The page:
Autonomous machine learning edges closer to reality at K-2019

Schwaig, 16 October 2019 – Scientific academics and a consortium of plastic processors and machinery manufacturers are joining together on a project to accelerate the development of autonomous machine learning. Details are being unveiled at K-2019, with Sumitomo (SHI) Demag providing the Industry 4.0-ready injection moulding machine.

As part of a pre-study launch project, Sumitomo (SHI) Demag Plastics Machinery in collaboration with the Institute for Plastics Processing (IKV) are showcasing the exciting AI and machine learning advances that are emerging, capturing valuable processing production data on a fully operational IntElect manufacturing cell.

With machine learning at the heart of future autonomous and intelligent systems, understanding the data independencies will be critical. Visitors to the IKV stand (Hall 14, Booth C16) will be able to visually see how self learning algorithms can be applied to different production sequences, how this impacts component quality and how this data can all be applied to support machine operatives during the set up of processing parameters.  This pre-study project forms part of much larger academic project set to start in 2020 championed by a consortium of forward-thinking technology and engineering companies, including Sumitomo (SHI) Demag.

For the past year, engineers from Sumitomo (SHI) Demag have been heavily involved in designing the Industry 4.0-ready IntElect manufacturing cell, connecting the propriety moulding machine processing and quality data with digital data gathered on the physical component – including weight, temperature and part dimensions. Project lead from the Sumitomo (SHI) Demag team, Dr. Melanie Rohde-Tibitanzl, describes it as a ‘digital shadow’ that combines vast amounts of data from numerous sources, which in most instances would be beyond a human’s cognitive ability to draw parallels between.

Melanie clarifies: “The quality of injection moulded components and processing stability remain highly dependent on the knowledge and experience of a machine operator. However, there are complex interactions between part quality and machine process parameters, as well as other fluctuating and influential factors such as melt temperature, raw material batch fluctuations or inhomogeneous tool tempering, which aren’t captured and analysed through a single data source.”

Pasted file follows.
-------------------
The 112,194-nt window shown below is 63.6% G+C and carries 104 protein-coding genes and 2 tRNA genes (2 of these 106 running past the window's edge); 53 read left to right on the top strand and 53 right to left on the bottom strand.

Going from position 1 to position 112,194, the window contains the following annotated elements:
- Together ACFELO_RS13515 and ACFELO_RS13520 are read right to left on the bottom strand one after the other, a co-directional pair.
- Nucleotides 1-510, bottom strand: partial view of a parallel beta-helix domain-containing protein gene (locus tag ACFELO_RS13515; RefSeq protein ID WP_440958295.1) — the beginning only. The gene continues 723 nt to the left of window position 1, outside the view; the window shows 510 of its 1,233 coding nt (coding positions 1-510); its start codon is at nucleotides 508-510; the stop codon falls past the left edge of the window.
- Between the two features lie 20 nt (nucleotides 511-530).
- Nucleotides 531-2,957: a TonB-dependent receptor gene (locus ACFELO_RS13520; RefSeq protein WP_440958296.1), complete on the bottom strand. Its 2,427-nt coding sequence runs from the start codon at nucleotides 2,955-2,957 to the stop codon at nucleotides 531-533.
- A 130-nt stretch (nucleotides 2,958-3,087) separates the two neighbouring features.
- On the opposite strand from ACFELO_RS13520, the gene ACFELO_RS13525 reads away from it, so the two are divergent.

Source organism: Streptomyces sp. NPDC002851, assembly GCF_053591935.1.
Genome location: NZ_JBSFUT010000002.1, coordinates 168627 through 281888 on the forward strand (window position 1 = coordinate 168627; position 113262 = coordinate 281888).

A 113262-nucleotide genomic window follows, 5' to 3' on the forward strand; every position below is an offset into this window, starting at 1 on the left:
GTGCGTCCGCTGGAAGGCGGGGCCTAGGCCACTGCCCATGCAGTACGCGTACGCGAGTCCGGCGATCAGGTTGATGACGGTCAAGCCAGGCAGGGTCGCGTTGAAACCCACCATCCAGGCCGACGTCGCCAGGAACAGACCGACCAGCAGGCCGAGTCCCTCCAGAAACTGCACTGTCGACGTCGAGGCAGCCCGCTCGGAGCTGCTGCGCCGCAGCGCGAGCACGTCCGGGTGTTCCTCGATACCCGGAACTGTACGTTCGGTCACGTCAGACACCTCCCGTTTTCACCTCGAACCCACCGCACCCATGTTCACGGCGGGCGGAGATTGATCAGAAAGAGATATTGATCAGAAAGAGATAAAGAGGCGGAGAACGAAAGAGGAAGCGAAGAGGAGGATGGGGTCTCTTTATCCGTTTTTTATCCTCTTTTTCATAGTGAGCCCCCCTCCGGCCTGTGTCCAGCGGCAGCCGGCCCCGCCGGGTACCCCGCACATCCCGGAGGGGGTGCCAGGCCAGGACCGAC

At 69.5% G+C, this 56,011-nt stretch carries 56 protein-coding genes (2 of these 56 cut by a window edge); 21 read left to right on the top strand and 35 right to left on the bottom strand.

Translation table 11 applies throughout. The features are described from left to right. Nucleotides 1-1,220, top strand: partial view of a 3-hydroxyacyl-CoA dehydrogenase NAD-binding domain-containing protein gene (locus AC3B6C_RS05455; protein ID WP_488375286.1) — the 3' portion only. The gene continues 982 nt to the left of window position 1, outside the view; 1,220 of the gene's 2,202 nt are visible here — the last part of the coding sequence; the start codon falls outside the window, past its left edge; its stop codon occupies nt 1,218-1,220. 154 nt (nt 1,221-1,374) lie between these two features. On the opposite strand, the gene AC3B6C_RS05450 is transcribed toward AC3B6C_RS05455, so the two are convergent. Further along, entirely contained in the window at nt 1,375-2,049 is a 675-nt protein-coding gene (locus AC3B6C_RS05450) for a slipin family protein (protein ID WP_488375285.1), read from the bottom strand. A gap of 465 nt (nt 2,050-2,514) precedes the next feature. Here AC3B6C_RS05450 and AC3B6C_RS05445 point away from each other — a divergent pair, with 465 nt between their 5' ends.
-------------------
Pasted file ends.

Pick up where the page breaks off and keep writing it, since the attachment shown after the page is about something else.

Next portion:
As a result, deducing the correlation between machine settings and processing parameters and the final quality of the component is challenging. It also becomes inherently more complex the more target variables there are. “By removing the guesswork and trial and error adjustments, which itself takes a lot of skill, moulding plants will be more productive and operatives will be able to oversee a fleet of machines,” adds Dr. Thorsten Thümen.  The respected engineering academic recently joined the company and is responsible for aligning Sumitomo (SHI) Demag’s application, plasticising technologies and Industry 4.0 technology-led developments.

To illustrate the possibilities of autonomous machine learning, members of the IKV scientific community are manufacturing a Raspberry Pi electronic housing on the IntElect cell at K-2019, recording and processing the entire data captured from the cell. Using their smart phones, visitors scan a QR code to instantly view the quality landscape in graph form, and experience the shift in component quality when the machine setting parameters change.

Commenting on the importance of collaborating with industry partners, Head of the IKV Professor Dr.-Ing. Christian Hopmann adds: “Since we first exhibited at K in 1952, ‘Research for Practical Use’ has been the IKV ethos. Demonstrating a production process that aims to shorten the set-up process through the use of artificial intelligence couldn’t be more pertinent. As we enter 2020, AI and machine learning will become ever more critical to digital manufacturing and production efficiency.”

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